Cambridge researchers think that the cities of the future need to go back to nature if they are to support an ever-expanding population, while keeping carbon emissions under control. Between them, concrete and steel are responsible for as much as a tenth of worldwide carbon emissions. Before they ever reach a construction site, both steel and concrete must be processed at very high temperatures – which takes a lot of energy. And yet, our cities are completely dependent on these two unsustainable materials.
"I fly back and forth a lot between the UK and the US, and I'd been harbouring a lot of guilt about the effect that had on my carbon footprint – I'd always assumed, as many of us do, that air travel is a huge contributor to carbon emissions," says bioengineer Dr Michelle Oyen of Cambridge's Department of Engineering.
"But the truth is, while the emissions caused by air travel are significant, far more are caused by the production of concrete and steel, which of course is what most cities are built from."
Whereas some researchers are investigating ways of producing steel and concrete in more energy-efficient ways, or finding ways of using less, Oyen would rather turn the tables completely, and create new building materials that are strong, sustainable and take their inspiration from nature.
Oyen works in the field of biomimetics. In her lab, with funding support from the US Army Corps of Engineers, she constructs small samples of artificial bone and eggshell, which could be used as medical implants, or even be scaled up and used as low-carbon building materials.
Like the real things, artificial bone and eggshell are composites of proteins and minerals. In bone, the proportions of protein and mineral are roughly equal – the mineral gives bone stiffness and hardness, while the protein gives it toughness or resistance to fracture.
While bones can break, it is relatively rare, and they have the benefit of being self-healing – another feature that engineers are trying to bring to biomimetic materials.
In eggshell, the ratios are different: about 95% mineral to 5% protein, but even this small amount of protein makes eggshell remarkably tough considering how thin it is.
When making the artificial bone and eggshell, the mineral components are 'templated' directly onto collagen, which is the most abundant protein in the animal world.
"One of the interesting things is that the minerals that make up bone deposit along the collagen, and eggshell deposits outwards from the collagen, perpendicular to it," says Oyen. "So it might even be the case that these two composites could be combined to make a lattice-type structure, which would be even stronger – there's some interesting science there that we'd like to look into."
In her lab, Oyen and her team have been making samples of artificial eggshell and bone via a process that could be easily scaled up – and since the process takes place at room temperature, the samples take very little energy to produce. But it may be some time before we're living in bone and eggshell houses.
For one, the collagen that Oyen needs to make these materials comes from natural (meaning animal) sources. One of the things she's currently investigating is whether a non-animal-derived or even synthetic protein or polymer could be used instead of natural collagen.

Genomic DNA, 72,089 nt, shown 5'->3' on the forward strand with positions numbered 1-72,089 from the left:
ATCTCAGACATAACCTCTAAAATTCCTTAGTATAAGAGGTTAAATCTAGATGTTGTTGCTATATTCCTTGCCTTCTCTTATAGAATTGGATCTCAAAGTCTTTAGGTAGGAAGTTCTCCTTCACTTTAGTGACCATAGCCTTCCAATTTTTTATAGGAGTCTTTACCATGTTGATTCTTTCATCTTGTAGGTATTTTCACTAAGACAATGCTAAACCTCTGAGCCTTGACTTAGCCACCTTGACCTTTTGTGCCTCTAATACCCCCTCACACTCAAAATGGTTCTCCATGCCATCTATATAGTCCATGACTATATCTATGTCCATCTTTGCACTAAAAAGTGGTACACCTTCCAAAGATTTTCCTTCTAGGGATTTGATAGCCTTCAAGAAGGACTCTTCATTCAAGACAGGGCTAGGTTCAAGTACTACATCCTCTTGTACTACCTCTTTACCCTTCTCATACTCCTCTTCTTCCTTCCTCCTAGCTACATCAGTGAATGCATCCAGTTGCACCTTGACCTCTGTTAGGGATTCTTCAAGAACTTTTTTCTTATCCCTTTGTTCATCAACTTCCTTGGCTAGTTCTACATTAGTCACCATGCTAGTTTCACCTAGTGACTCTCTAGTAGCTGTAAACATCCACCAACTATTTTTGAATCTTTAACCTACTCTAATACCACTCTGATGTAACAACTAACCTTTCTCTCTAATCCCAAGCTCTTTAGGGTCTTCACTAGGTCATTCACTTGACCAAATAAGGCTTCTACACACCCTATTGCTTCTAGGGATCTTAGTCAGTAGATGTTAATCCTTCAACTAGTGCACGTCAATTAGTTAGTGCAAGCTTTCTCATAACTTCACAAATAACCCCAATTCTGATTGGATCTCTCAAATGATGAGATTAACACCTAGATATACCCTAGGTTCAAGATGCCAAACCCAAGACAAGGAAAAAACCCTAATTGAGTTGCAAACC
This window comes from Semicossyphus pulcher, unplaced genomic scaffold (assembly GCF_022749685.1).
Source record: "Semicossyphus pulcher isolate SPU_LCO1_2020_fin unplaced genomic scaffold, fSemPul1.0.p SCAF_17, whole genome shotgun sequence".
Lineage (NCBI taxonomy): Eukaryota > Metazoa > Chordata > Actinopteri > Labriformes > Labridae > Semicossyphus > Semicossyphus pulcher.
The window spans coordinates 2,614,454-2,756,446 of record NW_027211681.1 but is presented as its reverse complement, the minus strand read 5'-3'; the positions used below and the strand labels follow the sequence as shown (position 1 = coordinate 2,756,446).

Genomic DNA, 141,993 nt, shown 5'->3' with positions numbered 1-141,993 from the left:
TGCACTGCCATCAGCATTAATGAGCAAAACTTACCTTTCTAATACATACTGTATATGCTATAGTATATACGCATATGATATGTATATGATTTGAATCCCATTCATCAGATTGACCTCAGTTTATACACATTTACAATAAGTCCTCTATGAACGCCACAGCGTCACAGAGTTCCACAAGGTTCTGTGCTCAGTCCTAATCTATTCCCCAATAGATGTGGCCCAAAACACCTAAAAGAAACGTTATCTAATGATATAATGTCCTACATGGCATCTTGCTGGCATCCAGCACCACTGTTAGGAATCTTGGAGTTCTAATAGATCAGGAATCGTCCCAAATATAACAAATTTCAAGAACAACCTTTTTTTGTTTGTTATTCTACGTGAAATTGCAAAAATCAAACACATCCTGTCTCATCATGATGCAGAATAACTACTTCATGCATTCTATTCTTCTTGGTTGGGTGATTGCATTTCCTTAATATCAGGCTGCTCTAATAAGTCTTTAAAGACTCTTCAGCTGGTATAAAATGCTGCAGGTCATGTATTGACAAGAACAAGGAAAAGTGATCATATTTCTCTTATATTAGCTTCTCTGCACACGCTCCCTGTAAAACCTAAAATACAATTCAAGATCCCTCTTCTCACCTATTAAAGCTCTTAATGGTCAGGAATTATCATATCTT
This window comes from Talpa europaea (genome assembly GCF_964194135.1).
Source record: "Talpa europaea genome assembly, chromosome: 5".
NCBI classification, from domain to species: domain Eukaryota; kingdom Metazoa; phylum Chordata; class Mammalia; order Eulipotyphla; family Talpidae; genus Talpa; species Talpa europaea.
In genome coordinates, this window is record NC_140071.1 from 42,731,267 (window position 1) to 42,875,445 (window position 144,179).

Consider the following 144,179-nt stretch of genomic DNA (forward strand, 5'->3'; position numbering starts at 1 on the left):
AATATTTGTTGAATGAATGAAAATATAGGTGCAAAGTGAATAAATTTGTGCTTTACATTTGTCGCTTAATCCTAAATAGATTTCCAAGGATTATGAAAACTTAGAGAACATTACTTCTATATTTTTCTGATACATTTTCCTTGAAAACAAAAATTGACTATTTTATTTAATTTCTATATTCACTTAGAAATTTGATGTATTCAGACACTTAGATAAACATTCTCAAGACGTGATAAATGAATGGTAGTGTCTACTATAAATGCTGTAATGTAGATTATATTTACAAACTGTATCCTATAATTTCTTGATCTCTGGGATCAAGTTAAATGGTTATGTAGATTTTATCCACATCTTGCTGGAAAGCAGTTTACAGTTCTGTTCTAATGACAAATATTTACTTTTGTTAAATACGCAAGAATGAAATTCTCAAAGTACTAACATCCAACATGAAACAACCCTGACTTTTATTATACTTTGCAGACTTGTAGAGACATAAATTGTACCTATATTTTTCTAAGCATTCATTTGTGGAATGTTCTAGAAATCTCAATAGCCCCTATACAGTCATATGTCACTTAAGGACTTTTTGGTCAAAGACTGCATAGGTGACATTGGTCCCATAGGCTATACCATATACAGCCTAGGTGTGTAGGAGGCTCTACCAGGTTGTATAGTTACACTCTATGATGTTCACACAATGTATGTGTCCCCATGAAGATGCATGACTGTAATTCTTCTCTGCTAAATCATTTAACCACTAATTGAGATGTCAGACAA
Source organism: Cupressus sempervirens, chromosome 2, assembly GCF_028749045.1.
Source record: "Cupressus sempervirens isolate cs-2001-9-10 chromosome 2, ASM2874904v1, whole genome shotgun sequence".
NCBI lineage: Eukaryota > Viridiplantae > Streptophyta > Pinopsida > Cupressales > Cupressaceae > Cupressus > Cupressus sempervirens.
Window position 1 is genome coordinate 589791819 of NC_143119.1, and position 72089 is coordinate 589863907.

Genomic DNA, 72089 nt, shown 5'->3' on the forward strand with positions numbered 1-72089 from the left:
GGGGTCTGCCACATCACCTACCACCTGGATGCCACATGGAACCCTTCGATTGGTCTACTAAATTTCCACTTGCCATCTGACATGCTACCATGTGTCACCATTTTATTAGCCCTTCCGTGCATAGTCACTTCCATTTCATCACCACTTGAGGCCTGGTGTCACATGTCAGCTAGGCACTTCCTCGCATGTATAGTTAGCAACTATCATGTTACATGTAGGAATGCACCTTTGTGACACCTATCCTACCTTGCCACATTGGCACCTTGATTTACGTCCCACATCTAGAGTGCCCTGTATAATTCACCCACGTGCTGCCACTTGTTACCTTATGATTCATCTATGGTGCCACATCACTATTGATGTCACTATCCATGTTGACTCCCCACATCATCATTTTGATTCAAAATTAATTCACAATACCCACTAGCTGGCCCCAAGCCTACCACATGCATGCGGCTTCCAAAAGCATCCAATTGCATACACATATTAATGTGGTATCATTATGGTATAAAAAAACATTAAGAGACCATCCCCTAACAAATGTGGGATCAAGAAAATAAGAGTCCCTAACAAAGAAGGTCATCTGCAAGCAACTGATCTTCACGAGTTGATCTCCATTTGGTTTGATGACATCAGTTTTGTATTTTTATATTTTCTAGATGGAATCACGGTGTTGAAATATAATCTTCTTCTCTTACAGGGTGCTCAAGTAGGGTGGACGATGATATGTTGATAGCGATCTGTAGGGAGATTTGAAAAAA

"Another issue is the construction industry is a very conservative one," Oyen says. "All of our existing building standards have been designed with concrete and steel in mind. Constructing buildings out of entirely new materials would mean completely rethinking the whole industry. But if you want to do something really transformative to bring down carbon emissions, then I think that's what we have to do. If we're going to make a real change, a major rethink is what has to happen."
Dr Michael Ramage from the Department of Architecture is another Cambridge researcher who believes we need to expand our use of natural materials in buildings. Ramage has several ongoing research projects that are looking into the use of wood – one of the oldest building materials we have – for tall buildings.
Working with PLP Architecture and engineers Smith and Wallwork, Ramage recently delivered plans for an 80-storey, 300 m high, timber skyscraper to the Mayor of London. The proposals currently being developed would create more than 1,000 residential units in a 1 million square-foot, mixed-use tower and mid-rise terraces, integrated into the Barbican in central London.
Like other natural materials, the primary benefit of using wood as a building material is that it is a renewable resource, unlike concrete and steel.
Ramage's research is also investigating other potential benefits of using wood for tall buildings, such as reduced costs and improved construction timescales, increased fire resistance and a significant reduction in the overall weight of buildings.
"If London is going to survive an increasing population, it needs to densify," says Ramage. "One way is taller buildings. We believe people have a greater affinity for taller buildings in natural materials rather than steel and concrete towers".
"The fundamental premise is that timber and other natural materials are vastly underused and we don't give them nearly enough credit. Nearly every historic building, from King's College Chapel to Westminster Hall, has made extensive use of timber."
The tallest timber building in the world at the moment is a 14-storey apartment block in Bergen, Norway, but Ramage foresees future cities where timber skyscrapers sit alongside those made of concrete and steel.